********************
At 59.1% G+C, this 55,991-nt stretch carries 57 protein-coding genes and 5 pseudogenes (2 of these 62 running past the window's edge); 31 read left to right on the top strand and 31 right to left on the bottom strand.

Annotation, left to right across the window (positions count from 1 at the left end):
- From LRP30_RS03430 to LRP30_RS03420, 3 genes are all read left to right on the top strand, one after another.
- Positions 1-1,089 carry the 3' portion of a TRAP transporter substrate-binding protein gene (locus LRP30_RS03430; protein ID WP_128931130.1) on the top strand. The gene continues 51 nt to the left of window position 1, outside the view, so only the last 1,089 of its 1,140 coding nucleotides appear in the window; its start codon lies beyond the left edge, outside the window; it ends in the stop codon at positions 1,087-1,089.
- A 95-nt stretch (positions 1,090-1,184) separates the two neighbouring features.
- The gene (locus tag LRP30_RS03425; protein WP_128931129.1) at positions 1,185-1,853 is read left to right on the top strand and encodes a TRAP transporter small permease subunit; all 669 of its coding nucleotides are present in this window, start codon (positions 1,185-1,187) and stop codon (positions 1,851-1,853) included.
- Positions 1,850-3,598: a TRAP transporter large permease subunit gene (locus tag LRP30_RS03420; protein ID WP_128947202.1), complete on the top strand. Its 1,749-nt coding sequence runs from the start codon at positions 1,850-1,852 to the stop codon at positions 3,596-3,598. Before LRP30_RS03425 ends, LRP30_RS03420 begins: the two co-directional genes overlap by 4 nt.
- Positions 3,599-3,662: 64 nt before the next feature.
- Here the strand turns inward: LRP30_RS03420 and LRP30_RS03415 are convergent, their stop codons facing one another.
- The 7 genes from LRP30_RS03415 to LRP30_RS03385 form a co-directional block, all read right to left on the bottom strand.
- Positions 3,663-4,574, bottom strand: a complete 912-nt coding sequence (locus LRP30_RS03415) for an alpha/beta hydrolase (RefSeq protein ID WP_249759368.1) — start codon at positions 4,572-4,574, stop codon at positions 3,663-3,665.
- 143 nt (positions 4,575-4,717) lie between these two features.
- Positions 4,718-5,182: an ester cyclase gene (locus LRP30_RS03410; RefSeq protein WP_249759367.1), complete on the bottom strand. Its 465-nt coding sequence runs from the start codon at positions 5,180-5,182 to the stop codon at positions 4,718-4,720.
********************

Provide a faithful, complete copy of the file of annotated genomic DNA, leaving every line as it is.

At 59.1% G+C, this 55,991-nt stretch carries 57 protein-coding genes and 5 pseudogenes (2 of these 62 running past the window's edge); 31 read left to right on the top strand and 31 right to left on the bottom strand.

Annotation, left to right across the window (positions count from 1 at the left end):
- From LRP30_RS03430 to LRP30_RS03420, 3 genes are all read left to right on the top strand, one after another.
- Positions 1-1,089 carry the 3' portion of a TRAP transporter substrate-binding protein gene (locus LRP30_RS03430; protein ID WP_128931130.1) on the top strand. The gene continues 51 nt to the left of window position 1, outside the view, so only the last 1,089 of its 1,140 coding nucleotides appear in the window; its start codon lies beyond the left edge, outside the window; it ends in the stop codon at positions 1,087-1,089.
- A 95-nt stretch (positions 1,090-1,184) separates the two neighbouring features.
- The gene (locus tag LRP30_RS03425; protein WP_128931129.1) at positions 1,185-1,853 is read left to right on the top strand and encodes a TRAP transporter small permease subunit; all 669 of its coding nucleotides are present in this window, start codon (positions 1,185-1,187) and stop codon (positions 1,851-1,853) included.
- Positions 1,850-3,598: a TRAP transporter large permease subunit gene (locus tag LRP30_RS03420; protein ID WP_128947202.1), complete on the top strand. Its 1,749-nt coding sequence runs from the start codon at positions 1,850-1,852 to the stop codon at positions 3,596-3,598. Before LRP30_RS03425 ends, LRP30_RS03420 begins: the two co-directional genes overlap by 4 nt.
- Positions 3,599-3,662: 64 nt before the next feature.
- Here the strand turns inward: LRP30_RS03420 and LRP30_RS03415 are convergent, their stop codons facing one another.
- The 7 genes from LRP30_RS03415 to LRP30_RS03385 form a co-directional block, all read right to left on the bottom strand.
- Positions 3,663-4,574, bottom strand: a complete 912-nt coding sequence (locus LRP30_RS03415) for an alpha/beta hydrolase (RefSeq protein ID WP_249759368.1) — start codon at positions 4,572-4,574, stop codon at positions 3,663-3,665.
- 143 nt (positions 4,575-4,717) lie between these two features.
- Positions 4,718-5,182: an ester cyclase gene (locus LRP30_RS03410; RefSeq protein WP_249759367.1), complete on the bottom strand. Its 465-nt coding sequence runs from the start codon at positions 5,180-5,182 to the stop codon at positions 4,718-4,720.